Cornell University Welcomes New Blood Donor Horse

Cornell University Hospital for Animals (CUHA) welcomes its newest permanent working animal: Mike, a 9-year old Belgian draft horse. His job involves a lot of time off lounging outside. But a few times a year when emergencies strike, Mike will play a key part in saving horse's lives.

"He was originally an athlete, pulling weights for sport," said Kalli Anderson, veterinary technician at the Equine and Farm Animal Hospital. "But he was performing poorly, not eating much, and losing weight. His owners brought him to us on March 16, 2010 to find out why. We discovered he had arthritis in his front feet. The pain was probably hurting his appetite."

The diagnosis put an end to his sport career, but Mike's visit to CUHA proved to be the beginning of a new career helping the Hospital's equine patients for years to come. When Mike's bloodwork revealed that he had the right credentials for the job, the Hospital bought him as its new equine blood donor.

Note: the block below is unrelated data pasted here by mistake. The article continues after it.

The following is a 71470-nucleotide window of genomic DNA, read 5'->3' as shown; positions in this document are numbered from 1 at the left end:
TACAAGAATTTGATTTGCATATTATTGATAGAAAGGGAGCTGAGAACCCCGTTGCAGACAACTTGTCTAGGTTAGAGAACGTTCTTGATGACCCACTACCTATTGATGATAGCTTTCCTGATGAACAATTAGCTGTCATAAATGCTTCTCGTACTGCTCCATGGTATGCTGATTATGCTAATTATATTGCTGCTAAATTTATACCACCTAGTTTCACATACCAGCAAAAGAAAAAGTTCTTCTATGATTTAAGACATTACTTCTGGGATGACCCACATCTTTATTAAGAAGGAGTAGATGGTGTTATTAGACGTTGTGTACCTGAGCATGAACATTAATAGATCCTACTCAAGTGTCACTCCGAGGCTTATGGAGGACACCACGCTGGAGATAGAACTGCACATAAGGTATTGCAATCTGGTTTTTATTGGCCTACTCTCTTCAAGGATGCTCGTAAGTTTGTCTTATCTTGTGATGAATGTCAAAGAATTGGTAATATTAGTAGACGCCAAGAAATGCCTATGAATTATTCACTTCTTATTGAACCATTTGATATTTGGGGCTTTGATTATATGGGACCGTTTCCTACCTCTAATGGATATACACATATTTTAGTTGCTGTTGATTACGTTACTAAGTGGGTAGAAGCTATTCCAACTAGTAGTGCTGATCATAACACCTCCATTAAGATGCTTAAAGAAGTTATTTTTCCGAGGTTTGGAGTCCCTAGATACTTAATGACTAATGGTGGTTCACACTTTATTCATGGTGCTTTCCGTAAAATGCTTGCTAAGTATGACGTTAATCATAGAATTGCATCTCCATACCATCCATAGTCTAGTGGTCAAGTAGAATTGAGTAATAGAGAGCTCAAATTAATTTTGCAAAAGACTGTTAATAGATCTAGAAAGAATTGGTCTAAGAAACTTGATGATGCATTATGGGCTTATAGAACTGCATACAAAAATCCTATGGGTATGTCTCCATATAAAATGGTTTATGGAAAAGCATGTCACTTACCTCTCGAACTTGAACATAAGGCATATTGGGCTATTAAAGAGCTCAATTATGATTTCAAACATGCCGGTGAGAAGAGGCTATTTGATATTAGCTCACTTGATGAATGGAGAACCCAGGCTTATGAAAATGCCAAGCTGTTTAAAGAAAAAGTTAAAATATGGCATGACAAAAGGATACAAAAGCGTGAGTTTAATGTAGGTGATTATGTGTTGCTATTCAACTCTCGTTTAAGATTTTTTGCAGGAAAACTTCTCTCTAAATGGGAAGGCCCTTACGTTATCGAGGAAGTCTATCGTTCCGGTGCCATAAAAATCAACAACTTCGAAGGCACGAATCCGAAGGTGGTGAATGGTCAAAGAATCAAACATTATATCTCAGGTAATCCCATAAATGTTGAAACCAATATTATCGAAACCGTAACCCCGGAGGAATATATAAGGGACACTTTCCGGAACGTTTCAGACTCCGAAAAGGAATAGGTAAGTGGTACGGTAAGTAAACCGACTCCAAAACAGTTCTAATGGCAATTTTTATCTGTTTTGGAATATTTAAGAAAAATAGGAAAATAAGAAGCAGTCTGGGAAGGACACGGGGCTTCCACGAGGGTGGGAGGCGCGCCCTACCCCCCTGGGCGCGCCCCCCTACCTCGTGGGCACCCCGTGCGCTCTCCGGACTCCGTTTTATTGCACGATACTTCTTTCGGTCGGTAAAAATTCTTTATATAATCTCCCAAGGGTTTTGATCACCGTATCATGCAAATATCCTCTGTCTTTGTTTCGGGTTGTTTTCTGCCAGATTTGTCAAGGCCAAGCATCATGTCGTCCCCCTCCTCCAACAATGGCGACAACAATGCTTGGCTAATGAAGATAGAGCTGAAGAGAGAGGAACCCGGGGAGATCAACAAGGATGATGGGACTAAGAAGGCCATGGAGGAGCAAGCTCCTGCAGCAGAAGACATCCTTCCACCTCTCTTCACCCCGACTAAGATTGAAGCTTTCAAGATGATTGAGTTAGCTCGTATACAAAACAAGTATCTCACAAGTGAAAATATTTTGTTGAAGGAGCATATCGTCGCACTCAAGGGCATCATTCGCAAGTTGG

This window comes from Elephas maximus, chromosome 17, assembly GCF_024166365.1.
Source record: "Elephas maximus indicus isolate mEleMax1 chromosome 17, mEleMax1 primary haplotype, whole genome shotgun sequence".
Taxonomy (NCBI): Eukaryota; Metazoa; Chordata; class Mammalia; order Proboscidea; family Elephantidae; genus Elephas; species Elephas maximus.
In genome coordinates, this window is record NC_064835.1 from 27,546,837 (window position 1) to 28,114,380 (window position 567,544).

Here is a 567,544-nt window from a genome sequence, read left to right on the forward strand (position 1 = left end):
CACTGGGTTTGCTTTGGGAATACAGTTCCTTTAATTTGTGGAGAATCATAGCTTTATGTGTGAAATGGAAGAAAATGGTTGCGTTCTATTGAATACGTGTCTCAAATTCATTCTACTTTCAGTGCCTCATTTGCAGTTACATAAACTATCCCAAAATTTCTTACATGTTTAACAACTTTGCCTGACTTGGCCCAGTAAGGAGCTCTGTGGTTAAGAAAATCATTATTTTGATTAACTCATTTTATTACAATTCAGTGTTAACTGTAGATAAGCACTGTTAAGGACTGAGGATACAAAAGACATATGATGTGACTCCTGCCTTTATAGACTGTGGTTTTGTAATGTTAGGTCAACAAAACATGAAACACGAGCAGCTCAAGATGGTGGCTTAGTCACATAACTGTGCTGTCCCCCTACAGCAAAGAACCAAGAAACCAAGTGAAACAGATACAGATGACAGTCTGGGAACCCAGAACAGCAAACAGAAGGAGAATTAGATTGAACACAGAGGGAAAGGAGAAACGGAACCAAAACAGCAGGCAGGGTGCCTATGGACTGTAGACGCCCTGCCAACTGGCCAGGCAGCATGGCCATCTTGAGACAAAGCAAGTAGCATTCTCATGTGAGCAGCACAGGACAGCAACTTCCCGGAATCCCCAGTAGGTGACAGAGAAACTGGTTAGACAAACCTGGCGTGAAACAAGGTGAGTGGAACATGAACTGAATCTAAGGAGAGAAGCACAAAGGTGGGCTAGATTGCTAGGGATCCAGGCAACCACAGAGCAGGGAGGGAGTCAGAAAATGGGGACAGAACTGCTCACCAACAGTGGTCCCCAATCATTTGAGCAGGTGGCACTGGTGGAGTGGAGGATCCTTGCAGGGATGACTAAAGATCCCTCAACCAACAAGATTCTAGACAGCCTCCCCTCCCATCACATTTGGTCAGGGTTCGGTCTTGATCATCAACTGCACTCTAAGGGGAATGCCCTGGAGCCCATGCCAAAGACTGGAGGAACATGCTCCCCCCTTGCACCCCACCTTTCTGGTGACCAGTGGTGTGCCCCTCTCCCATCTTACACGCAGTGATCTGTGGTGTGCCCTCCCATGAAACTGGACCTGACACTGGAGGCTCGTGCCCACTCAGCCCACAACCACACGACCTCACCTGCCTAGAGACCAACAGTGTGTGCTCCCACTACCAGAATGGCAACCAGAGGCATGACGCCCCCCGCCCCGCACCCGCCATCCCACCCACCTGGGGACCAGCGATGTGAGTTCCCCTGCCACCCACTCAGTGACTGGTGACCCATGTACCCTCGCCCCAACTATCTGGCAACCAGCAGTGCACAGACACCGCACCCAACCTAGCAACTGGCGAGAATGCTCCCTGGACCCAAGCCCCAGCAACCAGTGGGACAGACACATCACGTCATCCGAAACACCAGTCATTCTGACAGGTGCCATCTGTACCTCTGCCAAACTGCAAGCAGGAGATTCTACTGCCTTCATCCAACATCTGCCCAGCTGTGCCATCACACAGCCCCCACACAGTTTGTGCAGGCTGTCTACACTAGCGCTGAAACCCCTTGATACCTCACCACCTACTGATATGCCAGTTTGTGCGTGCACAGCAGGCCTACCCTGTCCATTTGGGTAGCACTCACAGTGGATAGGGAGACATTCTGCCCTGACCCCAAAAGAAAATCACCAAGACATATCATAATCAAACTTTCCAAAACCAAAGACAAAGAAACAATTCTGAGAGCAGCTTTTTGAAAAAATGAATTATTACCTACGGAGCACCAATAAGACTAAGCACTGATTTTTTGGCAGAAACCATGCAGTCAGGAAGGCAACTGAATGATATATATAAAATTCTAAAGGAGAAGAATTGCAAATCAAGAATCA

At the time, the hospital's former blood donor horse, Joan, was 28 and hospital staff had been looking hard to find a good replacement with blood type Aa/Qa negative (the equine equivalent of "universal donor").

"We were testing blood from horses from the equine park and research projects for years, hoping to find a good donor, but nothing was coming up," Anderson said. "When Mike came in, we got permission to test him. Draft horses have good antibodies, so we were hopeful. Mike turned out to fit the bill."

"He's still getting used to us, he internalizes and snorts a lot, and he's working through his fears," said Anderson. "He's a quiet horse, easy to manage and good for students to learn on."

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